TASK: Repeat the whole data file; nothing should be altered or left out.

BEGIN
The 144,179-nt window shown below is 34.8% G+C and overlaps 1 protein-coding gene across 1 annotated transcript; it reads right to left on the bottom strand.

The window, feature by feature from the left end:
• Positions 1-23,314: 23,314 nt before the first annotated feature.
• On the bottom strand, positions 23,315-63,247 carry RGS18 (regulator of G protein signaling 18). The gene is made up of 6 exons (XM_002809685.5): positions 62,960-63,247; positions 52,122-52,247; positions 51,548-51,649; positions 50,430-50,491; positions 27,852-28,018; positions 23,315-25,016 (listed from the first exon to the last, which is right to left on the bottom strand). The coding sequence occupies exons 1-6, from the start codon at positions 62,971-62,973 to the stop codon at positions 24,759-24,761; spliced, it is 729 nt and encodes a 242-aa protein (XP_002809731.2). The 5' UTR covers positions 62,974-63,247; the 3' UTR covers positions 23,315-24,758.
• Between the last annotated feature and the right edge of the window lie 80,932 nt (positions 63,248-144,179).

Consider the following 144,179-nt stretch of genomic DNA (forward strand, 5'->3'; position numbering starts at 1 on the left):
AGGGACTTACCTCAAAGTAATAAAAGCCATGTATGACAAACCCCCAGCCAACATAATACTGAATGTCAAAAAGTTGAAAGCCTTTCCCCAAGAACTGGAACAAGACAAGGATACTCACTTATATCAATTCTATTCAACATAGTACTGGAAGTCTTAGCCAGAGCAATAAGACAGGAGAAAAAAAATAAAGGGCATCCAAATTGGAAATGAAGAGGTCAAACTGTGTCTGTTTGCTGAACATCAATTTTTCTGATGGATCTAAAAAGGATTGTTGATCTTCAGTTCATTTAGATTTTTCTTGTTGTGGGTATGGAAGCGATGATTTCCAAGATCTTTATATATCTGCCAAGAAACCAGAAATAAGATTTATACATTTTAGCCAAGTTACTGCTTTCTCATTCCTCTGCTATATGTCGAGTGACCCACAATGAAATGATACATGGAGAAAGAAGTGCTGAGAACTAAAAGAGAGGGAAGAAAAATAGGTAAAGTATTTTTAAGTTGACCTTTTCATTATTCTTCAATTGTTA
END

The 144,179-nt window shown below is 34.8% G+C and overlaps 1 protein-coding gene across 1 annotated transcript; it reads right to left on the bottom strand.

The window, feature by feature from the left end:
• Positions 1-23,314: 23,314 nt before the first annotated feature.
• On the bottom strand, positions 23,315-63,247 carry RGS18 (regulator of G protein signaling 18). The gene is made up of 6 exons (XM_002809685.5): positions 62,960-63,247; positions 52,122-52,247; positions 51,548-51,649; positions 50,430-50,491; positions 27,852-28,018; positions 23,315-25,016 (listed from the first exon to the last, which is right to left on the bottom strand). The coding sequence occupies exons 1-6, from the start codon at positions 62,971-62,973 to the stop codon at positions 24,759-24,761; spliced, it is 729 nt and encodes a 242-aa protein (XP_002809731.2). The 5' UTR covers positions 62,974-63,247; the 3' UTR covers positions 23,315-24,758.
• Between the last annotated feature and the right edge of the window lie 80,932 nt (positions 63,248-144,179).

Consider the following 144,179-nt stretch of genomic DNA (forward strand, 5'->3'; position numbering starts at 1 on the left):
AGGGACTTACCTCAAAGTAATAAAAGCCATGTATGACAAACCCCCAGCCAACATAATACTGAATGTCAAAAAGTTGAAAGCCTTTCCCCAAGAACTGGAACAAGACAAGGATACTCACTTATATCAATTCTATTCAACATAGTACTGGAAGTCTTAGCCAGAGCAATAAGACAGGAGAAAAAAAATAAAGGGCATCCAAATTGGAAATGAAGAGGTCAAACTGTGTCTGTTTGCTGAACATCAATTTTTCTGATGGATCTAAAAAGGATTGTTGATCTTCAGTTCATTTAGATTTTTCTTGTTGTGGGTATGGAAGCGATGATTTCCAAGATCTTTATATATCTGCCAAGAAACCAGAAATAAGATTTATACATTTTAGCCAAGTTACTGCTTTCTCATTCCTCTGCTATATGTCGAGTGACCCACAATGAAATGATACATGGAGAAAGAAGTGCTGAGAACTAAAAGAGAGGGAAGAAAAATAGGTAAAGTATTTTTAAGTTGACCTTTTCATTATTCTTCAATTGTTA